3D model of hydrogen atmospheric escape from HD 209458b and HD 189733b: radiative blow-out and stellar wind interactions
1 CNRS, UMR 7095, Institut d’astrophysique de Paris, 98bis boulevard Arago, 75014 Paris, France
2 UPMC Univ. Paris 6, UMR 7095, Institut d’Astrophysique de Paris, 98bis boulevard Arago, 75014 Paris, France
Received: 22 March 2013
Accepted: 2 July 2013
Transit observations in the Lyman-α line of the hot-Jupiters HD 209458b and HD 189733b revealed strong signatures of neutral hydrogen escaping the planets’ upper atmospheres. Here we present a 3D particle model of the dynamics of the escaping atoms. This model is used to calculate theoretical Lyman-α absorption line profiles, which can be directly compared with the absorption observed in the blue wing of the line during the planets’ transit. For HD 209458b, the observed velocities of the planet-escaping atoms up to −130 km s-1 are naturally explained by radiation-pressure acceleration. The observations are well-fitted with an ionizing flux of about 3−4 times the solar value and a hydrogen escape rate in the range 109−1011 g s-1, in agreement with theoretical predictions. For HD 189733b, absorption by neutral hydrogen has been observed in September 2011 in the velocity range −230 to −140 km s-1. These velocities are higher than for HD 209458b and require an additional acceleration mechanism for the escaping hydrogen atoms, which could be interactions with stellar wind protons. We constrain the stellar wind (temperature ~3 × 104 K, velocity 200 ± 20 km s-1 and density in the range 103−107 cm-3) as well as the escape rate (4 × 108−1011 g s-1) and ionizing flux (6−23 times the solar value). We also reveal the existence of an “escape-limited” saturation regime in which most of the gas escaping the planet interacts with the stellar protons. In this regime, which occurs at proton densities above ~3 × 105 cm-3, the amplitude of the absorption signature is limited by the escape rate and does not depend on the wind density. The non-detection of escaping hydrogen in earlier observations in April 2010 can be explained by the suppression of the stellar wind at that time, or an escape rate of about an order of magnitude lower than in 2011. For both planets, best-fit simulations show that the escaping atmosphere has the shape of a cometary tail. Simulations also revealed that the radiative blow-out of the gas causes spectro-temporal variability of the absorption profile as a function of time during and after the planetary transit. Because no such variations are observed when the absorbing hydrogen atoms are accelerated through interactions with the stellar wind, this may be used to distinguish between the two scenarios.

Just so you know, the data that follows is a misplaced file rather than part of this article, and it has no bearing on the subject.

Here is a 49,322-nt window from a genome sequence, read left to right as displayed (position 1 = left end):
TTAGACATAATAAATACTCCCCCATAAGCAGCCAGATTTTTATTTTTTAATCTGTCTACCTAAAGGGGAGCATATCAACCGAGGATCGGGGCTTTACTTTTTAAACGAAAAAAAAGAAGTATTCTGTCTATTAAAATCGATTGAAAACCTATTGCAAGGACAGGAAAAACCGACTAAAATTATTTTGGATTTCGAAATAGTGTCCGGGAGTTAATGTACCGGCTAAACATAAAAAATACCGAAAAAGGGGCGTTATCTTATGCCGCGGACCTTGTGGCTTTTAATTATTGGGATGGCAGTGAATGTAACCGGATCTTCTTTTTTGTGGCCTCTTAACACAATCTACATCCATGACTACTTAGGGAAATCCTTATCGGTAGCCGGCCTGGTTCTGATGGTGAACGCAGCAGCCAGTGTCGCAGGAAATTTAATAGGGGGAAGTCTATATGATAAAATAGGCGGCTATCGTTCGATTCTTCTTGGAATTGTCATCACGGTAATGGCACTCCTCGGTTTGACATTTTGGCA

Key words: planets and satellites: atmospheres / stars: individual: HD 209458 / stars: individual: HD 189733 / methods: numerical
© ESO, 2013